Motorcycle Safety Tips

Man on motorcycle.

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There’s nothing quite like slipping on a leather jacket and saddling up your motorcycle for a joyride. With the wind in your hair and the sun on your face, you feel like you could overcome anything. Your bike could take you anywhere, and the sense of freedom is invigorating. 

Yet, motorcycles are much more dangerous than even the typical rider might realize. Motorcyclists are nearly 29 times more likely than car occupants to die in a crash and, each year, roughly 5,000 riders meet their fate on the open road. 

You don’t have to give up riding or live your life in fear, however. Luckily, there are plenty of ways to enjoy the ride without sacrificing your health or safety. Use the tips below to protect yourself and others on the road — and have the time of your life. 

1. Always Wear a Helmet 

Safety tip number one: always wear a helmet. This tip is more of a rule, and most states actually wrote it into law between 1967 and 1995. When Congress dropped the issue, states were left to make their own rules, but it’s still a good idea to protect your noggin, no matter what local laws state. 

Choose a brightly-colored helmet that alerts other drivers to your location. It should feature a full face shield to protect your head from rocks, bugs and other debris. Even if you’re just going right around the corner, remember to don your helmet. It might just save your life. 

2. Pick the Right Gloves 

Of course, it’s smart to pair your helmet with other protective gear like boots, a leather jacket and long pants. However, many riders overlook the importance of simple yet functional riding gloves. You must maintain a firm grip on the handlebars to maintain stability and safety, so non-slip, well-fitting gloves are a must. 

Look for a thinner pair that allows more control. In cold weather, horse riding or winter-specific gloves should be your go-to pick. They should be snug, but not so tight as to inhibit your mobility. You have to reach the clutch, too, remember?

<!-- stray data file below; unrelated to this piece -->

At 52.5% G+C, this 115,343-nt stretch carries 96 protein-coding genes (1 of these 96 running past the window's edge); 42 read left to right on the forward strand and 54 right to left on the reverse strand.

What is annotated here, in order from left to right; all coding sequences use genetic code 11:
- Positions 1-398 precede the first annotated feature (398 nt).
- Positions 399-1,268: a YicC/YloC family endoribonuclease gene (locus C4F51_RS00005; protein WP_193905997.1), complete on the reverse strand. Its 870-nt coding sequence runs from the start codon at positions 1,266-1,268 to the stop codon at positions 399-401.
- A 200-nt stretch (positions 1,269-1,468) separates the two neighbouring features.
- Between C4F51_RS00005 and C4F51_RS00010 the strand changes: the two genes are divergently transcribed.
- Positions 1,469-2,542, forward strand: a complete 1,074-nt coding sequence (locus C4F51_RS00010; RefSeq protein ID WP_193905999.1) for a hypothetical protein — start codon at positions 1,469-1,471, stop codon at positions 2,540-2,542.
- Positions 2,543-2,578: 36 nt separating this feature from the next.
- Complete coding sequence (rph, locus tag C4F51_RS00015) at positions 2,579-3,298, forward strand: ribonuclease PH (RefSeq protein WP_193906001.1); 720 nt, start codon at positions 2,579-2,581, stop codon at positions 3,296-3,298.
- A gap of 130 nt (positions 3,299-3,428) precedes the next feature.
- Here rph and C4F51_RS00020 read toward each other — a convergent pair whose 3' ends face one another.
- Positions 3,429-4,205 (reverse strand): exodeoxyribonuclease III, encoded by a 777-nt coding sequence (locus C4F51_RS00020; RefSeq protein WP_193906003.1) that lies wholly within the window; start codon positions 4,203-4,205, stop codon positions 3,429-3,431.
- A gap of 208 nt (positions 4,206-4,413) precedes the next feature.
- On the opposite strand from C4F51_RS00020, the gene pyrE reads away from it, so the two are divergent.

3. Ride with People You Trust

Riding solo is one of the most liberating ways to travel. However, if you’d rather travel with friends, make sure their people you can trust. Do your fellow bikers obey the law, ride sober and take all necessary precautions? If they’d rather crack jokes and pull stunts, riding beside them could put you in danger. 

Take a few short trips to test the waters with new biking groups and only plan a longer jaunt when you know and trust your biking buddies. Whoever you share a lane with, make sure they have your back — and you have theirs. 

4. Make Yourself Visible 

Most motorcycle accidents occur when other drivers fail to see bikers, which is why you must consciously make yourself more visible while on the road. Aside from avoiding other drivers’ blind spots and keeping your headlights on, you should make good use of turn signals and hand signals, when appropriate. Defensive driving is key when you’re on a hog. 

You might also don bright, reflective clothing to alert surrounding traffic of your presence. LED light upgrades or aftermarket auxiliary lights are effective, too, especially at night. 

5. Feather Your Clutch 

Slow, tight turns present a challenge for new and experienced riders, alike. Ideally, you’ll want to brake, accelerate and then turn. However, if you’re stuck behind a group of slow riders, you might have to forgo this advice. 

Instead, try feathering your clutch. This option allows you to turn and keep the perfect amount of momentum as you do. That way you don’t have to brake or accelerate mid-turn and risk tipping over. 

6. Check the Weather 

Regardless of how far you’re planning to go, it’s important to check the forecast the night before and the morning of your ride. Storms can crop up and roll in suddenly, and the last thing you want is to be driving around wet, cold and miserable. 

Heavy rain, snow, lightning, high winds and other types of inclement weather can also pose potential safety hazards. In these conditions, it’s often difficult to ensure a safe distance from other drivers or make quick maneuvers. If the clouds don’t let up, save your ride for another day. It’s better to be safe than sorry. 

7. Inspect Your Ride

Ideally, you’ll conduct vehicle pre-checks before every ride to prevent mishaps and minimize maintenance costs. At the very least, make sure you inspect your bike before long rides. This way you don’t run into trouble in the middle of nowhere. 

Check your headlights, tail lights, turn signals, brakes, fluid levels, tire pressure and horn. You might even take your bike to a shop to have a mechanic conduct a full inspection. They can diagnose and repair issues you’re completely unaware of, and save you time, money and major headaches in the long run. 

Enjoying the Ride

Once you’ve taken all necessary precautions, you can mount your bike, hit the gas and enjoy the ride. Just don’t get too lax with your driving or too cozy in your seat. Maintain a bit of caution and keep your eyes on where you want to go. That way you get there safe, all in one piece. 

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